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Year : 2007  |  Volume : 3  |  Issue : 3  |  Page : 133-134

Denying open access to published health-care research: WHO has the password?

Prof. Radiation Oncology and I/C Cancer Genetics Unit, Director, ACTREC, Tata Memorial Centre, Navi Mumbai - 410210, India

Date of Web Publication11-Dec-2007

Correspondence Address:
Rajiv Sarin
Prof. Radiation Oncology and I/C Cancer Genetics Unit, Director, ACTREC, Tata Memorial Centre, Navi Mumbai - 410210
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Source of Support: None, Conflict of Interest: None

DOI: 10.4103/0973-1482.37403

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How to cite this article:
Sarin R. Denying open access to published health-care research: WHO has the password?. J Can Res Ther 2007;3:133-4

How to cite this URL:
Sarin R. Denying open access to published health-care research: WHO has the password?. J Can Res Ther [serial online] 2007 [cited 2022 Nov 30];3:133-4. Available from: https://www.cancerjournal.net/text.asp?2007/3/3/133/37403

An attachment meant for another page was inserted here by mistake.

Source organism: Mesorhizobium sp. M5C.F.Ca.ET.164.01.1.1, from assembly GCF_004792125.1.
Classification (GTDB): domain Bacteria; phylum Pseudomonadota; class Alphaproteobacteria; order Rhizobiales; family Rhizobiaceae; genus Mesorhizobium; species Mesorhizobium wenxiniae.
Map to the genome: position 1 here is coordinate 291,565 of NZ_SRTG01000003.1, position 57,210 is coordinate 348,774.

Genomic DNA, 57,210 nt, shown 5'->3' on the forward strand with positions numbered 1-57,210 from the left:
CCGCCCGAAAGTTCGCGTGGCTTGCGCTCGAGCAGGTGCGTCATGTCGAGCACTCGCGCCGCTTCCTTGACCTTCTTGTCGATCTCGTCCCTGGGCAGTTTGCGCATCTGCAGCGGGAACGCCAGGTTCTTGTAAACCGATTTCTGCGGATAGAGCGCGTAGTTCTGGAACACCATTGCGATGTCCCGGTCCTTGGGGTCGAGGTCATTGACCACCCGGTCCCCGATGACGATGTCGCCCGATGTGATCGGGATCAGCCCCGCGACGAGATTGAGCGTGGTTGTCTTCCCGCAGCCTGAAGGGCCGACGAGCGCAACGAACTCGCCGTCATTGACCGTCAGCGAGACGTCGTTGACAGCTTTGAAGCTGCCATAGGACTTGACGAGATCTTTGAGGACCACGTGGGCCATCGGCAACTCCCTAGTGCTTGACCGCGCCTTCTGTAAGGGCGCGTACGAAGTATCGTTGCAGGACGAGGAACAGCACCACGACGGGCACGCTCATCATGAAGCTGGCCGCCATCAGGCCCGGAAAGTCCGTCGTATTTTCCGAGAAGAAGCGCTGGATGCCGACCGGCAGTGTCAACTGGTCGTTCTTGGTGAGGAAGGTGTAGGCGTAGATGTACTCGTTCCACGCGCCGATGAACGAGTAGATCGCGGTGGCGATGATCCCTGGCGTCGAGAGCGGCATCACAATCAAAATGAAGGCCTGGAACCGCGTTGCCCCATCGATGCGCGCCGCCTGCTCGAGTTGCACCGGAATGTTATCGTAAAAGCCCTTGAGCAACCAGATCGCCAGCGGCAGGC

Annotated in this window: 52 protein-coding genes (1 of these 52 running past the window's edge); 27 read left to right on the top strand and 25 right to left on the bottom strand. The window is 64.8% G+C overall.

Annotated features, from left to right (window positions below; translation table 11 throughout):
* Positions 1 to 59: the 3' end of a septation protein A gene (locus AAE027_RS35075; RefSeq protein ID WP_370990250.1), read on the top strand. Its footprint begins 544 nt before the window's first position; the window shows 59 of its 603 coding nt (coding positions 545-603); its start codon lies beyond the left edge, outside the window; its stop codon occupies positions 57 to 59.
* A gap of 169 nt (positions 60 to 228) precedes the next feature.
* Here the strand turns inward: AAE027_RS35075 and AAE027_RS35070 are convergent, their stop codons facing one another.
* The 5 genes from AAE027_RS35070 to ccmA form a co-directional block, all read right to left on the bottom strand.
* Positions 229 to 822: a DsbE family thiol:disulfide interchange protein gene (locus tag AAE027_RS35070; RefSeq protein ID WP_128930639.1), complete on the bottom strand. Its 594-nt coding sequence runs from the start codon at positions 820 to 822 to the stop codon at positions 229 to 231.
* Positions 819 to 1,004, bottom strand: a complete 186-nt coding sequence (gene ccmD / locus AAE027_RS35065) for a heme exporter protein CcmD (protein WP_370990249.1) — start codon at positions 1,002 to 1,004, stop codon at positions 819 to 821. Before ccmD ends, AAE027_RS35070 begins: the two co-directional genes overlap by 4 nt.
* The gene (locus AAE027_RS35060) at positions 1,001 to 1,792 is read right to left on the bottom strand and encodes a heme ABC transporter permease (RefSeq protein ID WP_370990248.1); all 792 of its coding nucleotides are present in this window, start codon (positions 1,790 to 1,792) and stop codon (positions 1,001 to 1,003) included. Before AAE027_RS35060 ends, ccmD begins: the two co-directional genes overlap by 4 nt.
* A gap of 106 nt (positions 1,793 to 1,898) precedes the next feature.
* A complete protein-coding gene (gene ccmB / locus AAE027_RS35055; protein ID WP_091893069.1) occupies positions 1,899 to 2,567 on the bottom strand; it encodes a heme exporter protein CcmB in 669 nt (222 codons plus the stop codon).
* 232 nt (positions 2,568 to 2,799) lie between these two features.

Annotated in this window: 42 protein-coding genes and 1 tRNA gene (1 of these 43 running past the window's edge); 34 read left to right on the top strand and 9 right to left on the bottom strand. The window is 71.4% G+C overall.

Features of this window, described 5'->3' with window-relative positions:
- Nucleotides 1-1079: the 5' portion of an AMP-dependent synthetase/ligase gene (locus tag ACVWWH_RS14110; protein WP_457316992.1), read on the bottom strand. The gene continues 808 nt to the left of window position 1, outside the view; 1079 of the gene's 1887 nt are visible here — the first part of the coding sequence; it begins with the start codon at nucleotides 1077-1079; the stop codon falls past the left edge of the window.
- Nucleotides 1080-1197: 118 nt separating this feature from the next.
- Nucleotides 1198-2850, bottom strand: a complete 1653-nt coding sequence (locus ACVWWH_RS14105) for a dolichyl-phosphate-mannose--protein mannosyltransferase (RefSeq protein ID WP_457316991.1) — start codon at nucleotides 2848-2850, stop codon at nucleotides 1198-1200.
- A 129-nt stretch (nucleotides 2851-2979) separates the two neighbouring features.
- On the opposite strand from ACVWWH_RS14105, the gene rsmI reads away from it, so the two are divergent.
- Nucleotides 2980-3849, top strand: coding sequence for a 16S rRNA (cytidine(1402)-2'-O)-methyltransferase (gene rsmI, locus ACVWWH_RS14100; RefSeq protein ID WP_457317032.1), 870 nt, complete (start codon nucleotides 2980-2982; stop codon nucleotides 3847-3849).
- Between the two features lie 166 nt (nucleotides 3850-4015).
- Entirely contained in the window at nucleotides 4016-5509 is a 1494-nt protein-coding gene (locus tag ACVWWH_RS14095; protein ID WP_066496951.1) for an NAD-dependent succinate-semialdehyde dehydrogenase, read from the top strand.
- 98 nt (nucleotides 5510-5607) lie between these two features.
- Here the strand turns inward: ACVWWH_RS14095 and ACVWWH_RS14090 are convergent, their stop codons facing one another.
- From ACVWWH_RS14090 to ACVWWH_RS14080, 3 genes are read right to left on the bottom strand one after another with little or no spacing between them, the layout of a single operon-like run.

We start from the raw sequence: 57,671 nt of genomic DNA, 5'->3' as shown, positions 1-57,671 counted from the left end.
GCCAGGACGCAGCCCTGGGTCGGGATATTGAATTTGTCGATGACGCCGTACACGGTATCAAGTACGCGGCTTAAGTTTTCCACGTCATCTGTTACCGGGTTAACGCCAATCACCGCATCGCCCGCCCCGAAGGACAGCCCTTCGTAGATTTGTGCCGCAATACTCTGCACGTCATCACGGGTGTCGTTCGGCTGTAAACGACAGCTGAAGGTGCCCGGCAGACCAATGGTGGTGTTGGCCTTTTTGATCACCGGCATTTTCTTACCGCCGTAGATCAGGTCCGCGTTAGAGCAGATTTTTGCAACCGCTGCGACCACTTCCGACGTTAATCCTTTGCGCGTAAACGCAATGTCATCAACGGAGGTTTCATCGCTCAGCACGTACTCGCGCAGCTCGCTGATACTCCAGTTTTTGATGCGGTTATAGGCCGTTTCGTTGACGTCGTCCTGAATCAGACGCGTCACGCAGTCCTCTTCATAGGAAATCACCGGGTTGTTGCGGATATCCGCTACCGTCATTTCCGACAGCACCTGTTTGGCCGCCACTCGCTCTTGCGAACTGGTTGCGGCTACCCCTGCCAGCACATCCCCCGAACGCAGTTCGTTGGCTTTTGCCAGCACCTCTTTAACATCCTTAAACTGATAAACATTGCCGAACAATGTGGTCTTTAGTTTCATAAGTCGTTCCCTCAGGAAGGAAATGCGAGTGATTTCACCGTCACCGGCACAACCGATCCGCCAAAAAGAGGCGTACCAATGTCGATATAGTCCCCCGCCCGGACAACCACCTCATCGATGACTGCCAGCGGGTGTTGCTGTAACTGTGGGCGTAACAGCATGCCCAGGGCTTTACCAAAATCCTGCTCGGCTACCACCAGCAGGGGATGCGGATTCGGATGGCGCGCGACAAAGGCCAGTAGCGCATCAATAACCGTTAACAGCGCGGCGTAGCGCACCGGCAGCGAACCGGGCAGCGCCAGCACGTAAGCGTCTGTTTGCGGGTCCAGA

Health-care professionals in the developing world are being increasingly expected to provide acceptable levels of contemporary clinical care despite resource constraints and to develop cost-effective and evidence-based solutions suited for their health-care setup. This unenviable task is greatly hampered by their limited access to relevant published biomedical research conducted within and outside the developing world. PubMed provides an invaluable service by providing free access to abstracts of scientific articles published in peer reviewed indexed journals. However, in order to practice robust evidence-based medicine, access to full-text articles becomes necessary to examine the methodology of research, its limitations and applicability in the practice setting of developing countries. The most significant initiatives for providing free full-text articles to the developing world have been the 'open access' movement and the WHO-sponsored Health Inter-Network Access to Research Initiative (HINARI). A meeting of leading proponents of open access, held under the auspices of Open Society Institute in 2001 in Budapest, came out with the Budapest Open Access Initiative (BOAI), which defines 'open access' as free availability of scientific and scholarly literature on the public internet, permitting any user to read, download, copy, distribute, print, search or link to the full texts of these articles, crawl them for indexing, pass them as data to software or use them for any other lawful purpose, without financial, legal or technical barriers other than those inseparable from gaining access to the internet itself. The Bethesda statement and the Berlin Declaration followed with renewed call for open access and to which the Indian and Chinese National Academies of Science are signatories. The recent Salvador Declaration also gives the perspective of the developing world on open access (www.icml9.org).